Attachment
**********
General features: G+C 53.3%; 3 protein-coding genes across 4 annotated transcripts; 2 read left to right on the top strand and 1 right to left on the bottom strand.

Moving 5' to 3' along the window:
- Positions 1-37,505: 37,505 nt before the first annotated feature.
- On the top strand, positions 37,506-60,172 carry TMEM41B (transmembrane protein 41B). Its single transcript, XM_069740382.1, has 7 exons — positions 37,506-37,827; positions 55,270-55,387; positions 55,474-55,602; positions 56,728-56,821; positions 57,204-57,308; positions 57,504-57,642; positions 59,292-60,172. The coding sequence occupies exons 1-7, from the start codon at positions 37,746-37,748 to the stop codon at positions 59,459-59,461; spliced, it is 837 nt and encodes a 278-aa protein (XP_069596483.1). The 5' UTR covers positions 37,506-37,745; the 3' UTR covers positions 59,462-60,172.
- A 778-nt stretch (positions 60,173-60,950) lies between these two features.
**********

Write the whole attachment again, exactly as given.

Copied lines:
General features: G+C 53.3%; 3 protein-coding genes across 4 annotated transcripts; 2 read left to right on the top strand and 1 right to left on the bottom strand.

Moving 5' to 3' along the window:
- Positions 1-37,505: 37,505 nt before the first annotated feature.
- On the top strand, positions 37,506-60,172 carry TMEM41B (transmembrane protein 41B). Its single transcript, XM_069740382.1, has 7 exons — positions 37,506-37,827; positions 55,270-55,387; positions 55,474-55,602; positions 56,728-56,821; positions 57,204-57,308; positions 57,504-57,642; positions 59,292-60,172. The coding sequence occupies exons 1-7, from the start codon at positions 37,746-37,748 to the stop codon at positions 59,459-59,461; spliced, it is 837 nt and encodes a 278-aa protein (XP_069596483.1). The 5' UTR covers positions 37,506-37,745; the 3' UTR covers positions 59,462-60,172.
- A 778-nt stretch (positions 60,173-60,950) lies between these two features.